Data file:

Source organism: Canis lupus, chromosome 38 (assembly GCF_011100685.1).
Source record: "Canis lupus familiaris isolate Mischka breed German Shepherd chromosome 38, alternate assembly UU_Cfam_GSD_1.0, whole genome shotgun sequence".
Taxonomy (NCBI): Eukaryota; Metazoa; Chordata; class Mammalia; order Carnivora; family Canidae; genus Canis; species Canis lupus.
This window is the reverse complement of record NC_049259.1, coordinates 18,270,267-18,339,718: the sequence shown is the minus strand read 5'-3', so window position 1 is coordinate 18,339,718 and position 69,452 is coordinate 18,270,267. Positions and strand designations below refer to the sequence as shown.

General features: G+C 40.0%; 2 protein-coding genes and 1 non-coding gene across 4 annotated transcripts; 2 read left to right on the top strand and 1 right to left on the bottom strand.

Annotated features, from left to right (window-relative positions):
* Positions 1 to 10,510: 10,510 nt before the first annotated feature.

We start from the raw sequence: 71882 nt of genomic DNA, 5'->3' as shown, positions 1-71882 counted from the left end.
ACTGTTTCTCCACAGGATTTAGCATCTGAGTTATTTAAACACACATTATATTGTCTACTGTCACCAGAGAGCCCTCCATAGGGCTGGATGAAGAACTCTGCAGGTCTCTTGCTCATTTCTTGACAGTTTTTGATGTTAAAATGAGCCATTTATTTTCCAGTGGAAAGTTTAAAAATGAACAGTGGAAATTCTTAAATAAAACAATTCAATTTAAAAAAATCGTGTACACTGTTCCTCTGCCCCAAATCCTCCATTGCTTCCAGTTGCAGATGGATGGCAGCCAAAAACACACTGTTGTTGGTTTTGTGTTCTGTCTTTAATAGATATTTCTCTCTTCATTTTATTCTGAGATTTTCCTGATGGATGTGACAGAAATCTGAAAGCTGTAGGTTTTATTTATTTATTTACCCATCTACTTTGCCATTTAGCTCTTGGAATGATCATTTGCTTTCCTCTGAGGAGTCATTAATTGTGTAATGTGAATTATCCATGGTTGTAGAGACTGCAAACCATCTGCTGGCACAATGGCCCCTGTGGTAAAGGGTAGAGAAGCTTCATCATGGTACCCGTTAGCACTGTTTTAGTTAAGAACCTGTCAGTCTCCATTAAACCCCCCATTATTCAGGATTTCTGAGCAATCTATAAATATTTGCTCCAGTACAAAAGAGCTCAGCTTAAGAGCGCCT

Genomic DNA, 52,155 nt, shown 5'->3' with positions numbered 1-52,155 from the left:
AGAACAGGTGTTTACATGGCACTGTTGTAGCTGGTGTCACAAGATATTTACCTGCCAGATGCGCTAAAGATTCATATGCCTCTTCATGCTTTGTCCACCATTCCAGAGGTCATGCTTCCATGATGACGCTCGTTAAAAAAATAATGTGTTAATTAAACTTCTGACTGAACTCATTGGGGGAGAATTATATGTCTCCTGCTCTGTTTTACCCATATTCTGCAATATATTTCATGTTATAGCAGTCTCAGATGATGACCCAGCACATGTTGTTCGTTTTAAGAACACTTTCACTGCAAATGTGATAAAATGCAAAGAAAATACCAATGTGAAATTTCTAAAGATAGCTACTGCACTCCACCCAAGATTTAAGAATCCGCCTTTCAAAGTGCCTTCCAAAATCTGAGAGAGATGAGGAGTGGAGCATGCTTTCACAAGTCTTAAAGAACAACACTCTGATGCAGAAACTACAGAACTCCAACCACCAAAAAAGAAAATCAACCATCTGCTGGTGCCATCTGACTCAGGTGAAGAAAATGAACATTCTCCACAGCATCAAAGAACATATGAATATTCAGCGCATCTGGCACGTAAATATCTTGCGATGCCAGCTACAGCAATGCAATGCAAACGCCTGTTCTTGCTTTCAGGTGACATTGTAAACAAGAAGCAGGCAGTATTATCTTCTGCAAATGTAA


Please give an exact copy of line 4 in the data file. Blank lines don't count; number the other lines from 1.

This window is the reverse complement of record NC_049259.1, coordinates 18,270,267-18,339,718: the sequence shown is the minus strand read 5'-3', so window position 1 is coordinate 18,339,718 and position 69,452 is coordinate 18,270,267. Positions and strand designations below refer to the sequence as shown.